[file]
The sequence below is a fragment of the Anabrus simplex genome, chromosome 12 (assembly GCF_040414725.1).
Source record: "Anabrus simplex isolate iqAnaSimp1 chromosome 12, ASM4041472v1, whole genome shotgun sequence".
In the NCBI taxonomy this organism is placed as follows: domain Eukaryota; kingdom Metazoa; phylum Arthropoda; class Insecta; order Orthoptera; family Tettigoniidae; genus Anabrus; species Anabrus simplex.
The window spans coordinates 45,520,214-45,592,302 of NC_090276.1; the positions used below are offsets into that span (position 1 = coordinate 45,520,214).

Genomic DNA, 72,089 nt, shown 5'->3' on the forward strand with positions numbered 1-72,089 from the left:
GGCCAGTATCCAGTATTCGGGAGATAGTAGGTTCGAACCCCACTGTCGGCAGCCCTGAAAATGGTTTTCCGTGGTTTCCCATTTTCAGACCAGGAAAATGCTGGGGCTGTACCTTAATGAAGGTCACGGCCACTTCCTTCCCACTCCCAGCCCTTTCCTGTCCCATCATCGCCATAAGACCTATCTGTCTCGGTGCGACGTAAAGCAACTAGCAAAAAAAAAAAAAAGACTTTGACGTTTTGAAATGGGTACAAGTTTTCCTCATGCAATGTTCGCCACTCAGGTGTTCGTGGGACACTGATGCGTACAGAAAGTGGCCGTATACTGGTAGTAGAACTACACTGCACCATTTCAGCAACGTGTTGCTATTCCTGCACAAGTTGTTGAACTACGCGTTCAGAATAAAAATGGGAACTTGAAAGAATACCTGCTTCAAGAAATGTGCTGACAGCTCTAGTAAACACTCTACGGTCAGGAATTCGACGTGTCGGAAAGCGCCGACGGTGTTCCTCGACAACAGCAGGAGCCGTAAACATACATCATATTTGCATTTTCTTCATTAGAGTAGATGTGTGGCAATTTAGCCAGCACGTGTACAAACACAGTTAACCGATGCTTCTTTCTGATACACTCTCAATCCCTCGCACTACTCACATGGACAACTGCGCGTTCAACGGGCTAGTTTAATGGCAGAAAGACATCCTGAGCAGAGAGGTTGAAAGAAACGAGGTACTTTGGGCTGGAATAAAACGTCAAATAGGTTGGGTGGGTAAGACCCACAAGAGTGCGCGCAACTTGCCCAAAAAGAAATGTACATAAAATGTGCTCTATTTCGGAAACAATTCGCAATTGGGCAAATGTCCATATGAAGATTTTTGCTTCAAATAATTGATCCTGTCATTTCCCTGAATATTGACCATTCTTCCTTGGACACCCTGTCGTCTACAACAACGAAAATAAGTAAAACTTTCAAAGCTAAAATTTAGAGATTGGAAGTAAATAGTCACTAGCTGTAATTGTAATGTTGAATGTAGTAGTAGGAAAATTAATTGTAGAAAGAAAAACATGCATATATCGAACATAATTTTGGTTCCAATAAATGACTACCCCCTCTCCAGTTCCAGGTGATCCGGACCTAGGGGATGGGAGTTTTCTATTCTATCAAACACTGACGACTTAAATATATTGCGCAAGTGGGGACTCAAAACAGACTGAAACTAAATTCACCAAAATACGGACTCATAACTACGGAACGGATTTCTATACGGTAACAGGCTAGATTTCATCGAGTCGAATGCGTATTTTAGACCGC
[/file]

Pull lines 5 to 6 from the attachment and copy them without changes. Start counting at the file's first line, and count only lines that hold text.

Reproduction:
Genomic DNA, 72,089 nt, shown 5'->3' on the forward strand with positions numbered 1-72,089 from the left:
GGCCAGTATCCAGTATTCGGGAGATAGTAGGTTCGAACCCCACTGTCGGCAGCCCTGAAAATGGTTTTCCGTGGTTTCCCATTTTCAGACCAGGAAAATGCTGGGGCTGTACCTTAATGAAGGTCACGGCCACTTCCTTCCCACTCCCAGCCCTTTCCTGTCCCATCATCGCCATAAGACCTATCTGTCTCGGTGCGACGTAAAGCAACTAGCAAAAAAAAAAAAAAGACTTTGACGTTTTGAAATGGGTACAAGTTTTCCTCATGCAATGTTCGCCACTCAGGTGTTCGTGGGACACTGATGCGTACAGAAAGTGGCCGTATACTGGTAGTAGAACTACACTGCACCATTTCAGCAACGTGTTGCTATTCCTGCACAAGTTGTTGAACTACGCGTTCAGAATAAAAATGGGAACTTGAAAGAATACCTGCTTCAAGAAATGTGCTGACAGCTCTAGTAAACACTCTACGGTCAGGAATTCGACGTGTCGGAAAGCGCCGACGGTGTTCCTCGACAACAGCAGGAGCCGTAAACATACATCATATTTGCATTTTCTTCATTAGAGTAGATGTGTGGCAATTTAGCCAGCACGTGTACAAACACAGTTAACCGATGCTTCTTTCTGATACACTCTCAATCCCTCGCACTACTCACATGGACAACTGCGCGTTCAACGGGCTAGTTTAATGGCAGAAAGACATCCTGAGCAGAGAGGTTGAAAGAAACGAGGTACTTTGGGCTGGAATAAAACGTCAAATAGGTTGGGTGGGTAAGACCCACAAGAGTGCGCGCAACTTGCCCAAAAAGAAATGTACATAAAATGTGCTCTATTTCGGAAACAATTCGCAATTGGGCAAATGTCCATATGAAGATTTTTGCTTCAAATAATTGATCCTGTCATTTCCCTGAATATTGACCATTCTTCCTTGGACACCCTGTCGTCTACAACAACGAAAATAAGTAAAACTTTCAAAGCTAAAATTTAGAGATTGGAAGTAAATAGTCACTAGCTGTAATTGTAATGTTGAATGTAGTAGTAGGAAAATTAATTGTAGAAAGAAAAACATGCATATATCGAACATAATTTTGGTTCCAATAAATGACTACCCCCTCTCCAGTTCCAGGTGATCCGGACCTAGGGGATGGGAGTTTTCTATTCTATCAAACACTGACGACTTAAATATATTGCGCAAGTGGGGACTCAAAACAGACTGAAACTAAATTCACCAAAATACGGACTCATAACTACGGAACGGATTTCTATACGGTAACAGGCTAGATTTCATCGAGTCGAATGCGTATTTTAGACCGC